Combination strategy developed by BASF and Givaudan is the first complete replacement for animal testing

The Organisation for Economic Co-operation and Development (OECD) has approved the first overall testing strategy to predict skin allergic reactions without using animals. The strategy was developed in a decade-long collaboration between German chemicals company BASF, and Swiss flavour and fragrance specialist Givaudan. According to Givaudan’s head of in vitro molecular screening, Andreas Natch, it is better at predicting human allergy risks than traditional animal testing.

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Skin sensitisation is one of many toxicological tests that still require animals for regulatory approval. This regime should remove that requirement

Skin sensitisation is one of the potential effects that must be assessed for a cosmetic product. As Robert Landsiedel, vice president of special toxicology at BASF, explains, the team analysed the sensitisation process from a substance’s first contact with human skin to the outbreak of allergic contact dermatitis (ACD) upon repeated contact, and identified several key events that lead to ACD. Various in vitro methods had been approved by the OECD in the past decade for specific key events, but not an overall strategy that could remove the need for animal tests.

The team found that combining methods to evaluate three of the key events would suffice. The first, the direct peptide reactivity assay, looks at whether the test substance binds to skin proteins (the first step of the sensitisation process) using synthetic heptapeptides as surrogates.

This binding event causes dendritic cells in the skin to migrate to the lymph nodes. The second test, a human cell line activation test, measures changes in the dendritic cells when incubated with the test substance.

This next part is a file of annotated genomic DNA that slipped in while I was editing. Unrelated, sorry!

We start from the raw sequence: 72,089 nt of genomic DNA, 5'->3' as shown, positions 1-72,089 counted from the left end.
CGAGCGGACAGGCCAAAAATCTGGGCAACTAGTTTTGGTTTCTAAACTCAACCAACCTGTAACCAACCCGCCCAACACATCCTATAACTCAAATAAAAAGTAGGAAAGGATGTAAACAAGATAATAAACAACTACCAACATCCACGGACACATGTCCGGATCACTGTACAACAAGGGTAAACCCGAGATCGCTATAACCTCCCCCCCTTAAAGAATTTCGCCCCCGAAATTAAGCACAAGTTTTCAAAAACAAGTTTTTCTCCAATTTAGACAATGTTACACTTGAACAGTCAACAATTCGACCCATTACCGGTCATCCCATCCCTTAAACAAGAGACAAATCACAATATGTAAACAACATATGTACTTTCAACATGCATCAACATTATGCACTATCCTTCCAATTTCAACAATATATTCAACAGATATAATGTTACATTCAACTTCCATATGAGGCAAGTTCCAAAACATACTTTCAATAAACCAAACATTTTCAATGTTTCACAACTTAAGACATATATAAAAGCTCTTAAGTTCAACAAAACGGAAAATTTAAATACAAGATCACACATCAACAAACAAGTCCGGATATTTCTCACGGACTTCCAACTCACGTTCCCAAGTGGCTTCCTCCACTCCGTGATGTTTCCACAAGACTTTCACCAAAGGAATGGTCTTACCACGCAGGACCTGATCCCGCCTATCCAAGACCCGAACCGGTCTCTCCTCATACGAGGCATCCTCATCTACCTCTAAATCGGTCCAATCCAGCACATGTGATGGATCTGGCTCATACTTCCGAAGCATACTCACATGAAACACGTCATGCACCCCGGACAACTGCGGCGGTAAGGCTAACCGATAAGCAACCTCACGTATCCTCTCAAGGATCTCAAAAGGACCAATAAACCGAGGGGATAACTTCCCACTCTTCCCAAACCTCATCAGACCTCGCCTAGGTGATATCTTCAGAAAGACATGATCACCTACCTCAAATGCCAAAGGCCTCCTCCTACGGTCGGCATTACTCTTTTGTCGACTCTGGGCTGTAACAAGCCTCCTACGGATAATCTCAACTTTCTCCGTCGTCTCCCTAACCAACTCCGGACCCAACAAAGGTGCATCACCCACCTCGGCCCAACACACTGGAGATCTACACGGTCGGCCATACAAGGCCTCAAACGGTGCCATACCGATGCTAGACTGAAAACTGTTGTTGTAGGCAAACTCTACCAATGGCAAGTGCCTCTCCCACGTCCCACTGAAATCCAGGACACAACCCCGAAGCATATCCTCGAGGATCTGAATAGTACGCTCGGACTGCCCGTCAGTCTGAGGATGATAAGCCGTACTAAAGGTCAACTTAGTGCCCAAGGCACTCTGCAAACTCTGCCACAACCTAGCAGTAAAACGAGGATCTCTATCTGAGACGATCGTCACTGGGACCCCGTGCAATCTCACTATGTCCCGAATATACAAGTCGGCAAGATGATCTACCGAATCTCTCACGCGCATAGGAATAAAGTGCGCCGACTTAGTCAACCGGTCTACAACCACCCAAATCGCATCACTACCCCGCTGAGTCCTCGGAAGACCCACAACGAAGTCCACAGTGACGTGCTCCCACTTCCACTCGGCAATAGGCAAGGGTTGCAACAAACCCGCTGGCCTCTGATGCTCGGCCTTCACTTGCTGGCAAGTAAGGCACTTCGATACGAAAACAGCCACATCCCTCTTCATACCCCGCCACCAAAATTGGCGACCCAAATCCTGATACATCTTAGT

The immune system normally only responds to the altered proteins if they also cause stress or injury. A third method uses a cellular stress response pathway linked to a bioluminescence reporter gene, and two luminometer-based methods are available to detect the response.

While combining these three methods can detect if a test substance is a skin sensitiser, quantification of its potency was missing. To address this, the first test was expanded to measure how fast the binding happens. This new kinetic test has now also been adopted by the OECD.

‘For skin sensitisation, unlike almost all other toxicological effects, good human data are available,’ Landsiedel says. ‘Hence, we can compare the results from the standard animal tests and the new non-animal approach to actual human skin-sensitising potential of test substances.’

The OECD’s approval of the strategy was welcomed by Fiona Sewell, head of toxicology at the UK’s National Centre for the Replacement, Refinement and Reduction of Animals in Research (NC3Rs). ‘This is an important step forward in realising the goal of reducing reliance on experimental animals in the safety assessment of chemicals and drugs,’ she says, adding that the new kinetic assay also represents a significant step forward.

Landsiedel says that BASF and Givaudan are continuing to work on other alternative methods, including for reproductive toxicity and respiratory toxicity. ‘Methods and testing strategies on endocrine effects are currently a priority of our alternative method development,’ he says.